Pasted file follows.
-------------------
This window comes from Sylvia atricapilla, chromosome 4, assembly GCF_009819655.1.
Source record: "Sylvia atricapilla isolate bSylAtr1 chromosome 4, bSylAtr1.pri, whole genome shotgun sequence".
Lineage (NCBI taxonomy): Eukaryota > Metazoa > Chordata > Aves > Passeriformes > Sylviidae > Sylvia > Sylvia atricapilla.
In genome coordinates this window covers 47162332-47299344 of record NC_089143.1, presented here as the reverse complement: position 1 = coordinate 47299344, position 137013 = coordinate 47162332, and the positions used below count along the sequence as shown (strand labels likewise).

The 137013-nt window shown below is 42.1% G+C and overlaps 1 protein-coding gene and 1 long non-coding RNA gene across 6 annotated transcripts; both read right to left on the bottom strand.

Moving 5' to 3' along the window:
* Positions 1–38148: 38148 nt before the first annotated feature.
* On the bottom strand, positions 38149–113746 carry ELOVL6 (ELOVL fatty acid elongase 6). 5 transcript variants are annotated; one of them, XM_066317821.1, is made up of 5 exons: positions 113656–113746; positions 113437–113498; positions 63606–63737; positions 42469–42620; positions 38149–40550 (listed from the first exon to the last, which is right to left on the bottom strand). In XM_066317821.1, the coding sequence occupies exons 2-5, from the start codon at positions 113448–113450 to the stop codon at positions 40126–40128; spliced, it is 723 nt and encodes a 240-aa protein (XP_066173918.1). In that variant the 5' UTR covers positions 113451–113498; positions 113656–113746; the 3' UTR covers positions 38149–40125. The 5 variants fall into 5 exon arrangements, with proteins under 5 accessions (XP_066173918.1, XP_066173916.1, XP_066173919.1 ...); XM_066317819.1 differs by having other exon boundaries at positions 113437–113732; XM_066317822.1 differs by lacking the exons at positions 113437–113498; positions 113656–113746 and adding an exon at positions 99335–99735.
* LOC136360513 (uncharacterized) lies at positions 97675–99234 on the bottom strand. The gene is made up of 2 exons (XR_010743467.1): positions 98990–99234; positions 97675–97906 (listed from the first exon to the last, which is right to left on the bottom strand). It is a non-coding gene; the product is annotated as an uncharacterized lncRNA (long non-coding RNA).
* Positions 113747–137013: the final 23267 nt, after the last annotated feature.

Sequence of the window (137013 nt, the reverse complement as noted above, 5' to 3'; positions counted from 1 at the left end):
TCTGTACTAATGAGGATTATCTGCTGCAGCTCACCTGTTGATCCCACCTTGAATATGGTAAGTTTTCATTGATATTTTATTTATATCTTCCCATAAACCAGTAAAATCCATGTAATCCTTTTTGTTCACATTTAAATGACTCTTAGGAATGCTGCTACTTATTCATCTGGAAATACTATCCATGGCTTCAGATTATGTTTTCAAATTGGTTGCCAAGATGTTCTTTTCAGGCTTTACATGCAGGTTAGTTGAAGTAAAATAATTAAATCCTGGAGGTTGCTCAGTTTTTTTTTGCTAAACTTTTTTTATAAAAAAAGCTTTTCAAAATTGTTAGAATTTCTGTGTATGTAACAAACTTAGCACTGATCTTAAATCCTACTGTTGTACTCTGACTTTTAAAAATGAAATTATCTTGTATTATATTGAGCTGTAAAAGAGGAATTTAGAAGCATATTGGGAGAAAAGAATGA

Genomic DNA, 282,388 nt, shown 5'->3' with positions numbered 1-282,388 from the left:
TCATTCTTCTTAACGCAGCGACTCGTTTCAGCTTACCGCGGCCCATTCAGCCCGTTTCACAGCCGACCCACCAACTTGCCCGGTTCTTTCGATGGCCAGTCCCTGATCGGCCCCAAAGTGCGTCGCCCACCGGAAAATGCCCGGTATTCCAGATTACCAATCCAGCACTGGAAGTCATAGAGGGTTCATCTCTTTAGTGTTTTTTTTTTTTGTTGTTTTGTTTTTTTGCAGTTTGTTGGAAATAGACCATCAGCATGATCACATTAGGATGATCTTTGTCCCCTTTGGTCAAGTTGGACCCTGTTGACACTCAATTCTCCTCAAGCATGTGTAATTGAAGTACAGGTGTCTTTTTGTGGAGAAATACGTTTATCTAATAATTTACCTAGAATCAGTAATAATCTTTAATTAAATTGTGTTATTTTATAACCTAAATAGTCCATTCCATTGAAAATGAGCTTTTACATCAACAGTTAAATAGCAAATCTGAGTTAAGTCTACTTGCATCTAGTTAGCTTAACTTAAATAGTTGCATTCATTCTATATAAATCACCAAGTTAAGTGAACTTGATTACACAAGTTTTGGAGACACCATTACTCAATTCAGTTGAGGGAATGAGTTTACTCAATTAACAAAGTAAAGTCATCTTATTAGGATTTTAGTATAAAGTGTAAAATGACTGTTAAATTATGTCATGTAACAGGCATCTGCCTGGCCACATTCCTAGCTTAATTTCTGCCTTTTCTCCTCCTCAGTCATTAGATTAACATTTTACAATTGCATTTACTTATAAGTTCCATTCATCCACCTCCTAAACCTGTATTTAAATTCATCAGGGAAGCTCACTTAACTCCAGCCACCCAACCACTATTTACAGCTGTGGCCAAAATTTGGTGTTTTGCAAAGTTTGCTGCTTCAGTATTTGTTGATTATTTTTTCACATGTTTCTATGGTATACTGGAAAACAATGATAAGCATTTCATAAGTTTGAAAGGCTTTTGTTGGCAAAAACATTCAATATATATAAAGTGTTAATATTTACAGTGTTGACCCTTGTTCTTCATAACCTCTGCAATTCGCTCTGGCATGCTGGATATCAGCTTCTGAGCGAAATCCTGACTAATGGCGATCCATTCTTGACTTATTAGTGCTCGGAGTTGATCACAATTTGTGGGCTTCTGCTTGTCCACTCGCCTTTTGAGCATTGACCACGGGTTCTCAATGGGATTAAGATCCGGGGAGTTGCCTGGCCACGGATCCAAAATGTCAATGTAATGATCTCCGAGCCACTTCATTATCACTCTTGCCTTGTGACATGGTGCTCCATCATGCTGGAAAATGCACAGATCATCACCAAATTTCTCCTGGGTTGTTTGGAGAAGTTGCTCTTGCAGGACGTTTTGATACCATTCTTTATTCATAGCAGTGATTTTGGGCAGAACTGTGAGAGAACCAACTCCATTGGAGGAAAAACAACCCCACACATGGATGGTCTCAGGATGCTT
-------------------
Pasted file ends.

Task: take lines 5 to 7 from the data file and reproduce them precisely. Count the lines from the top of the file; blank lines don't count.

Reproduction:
The 137013-nt window shown below is 42.1% G+C and overlaps 1 protein-coding gene and 1 long non-coding RNA gene across 6 annotated transcripts; both read right to left on the bottom strand.

Moving 5' to 3' along the window:
* Positions 1–38148: 38148 nt before the first annotated feature.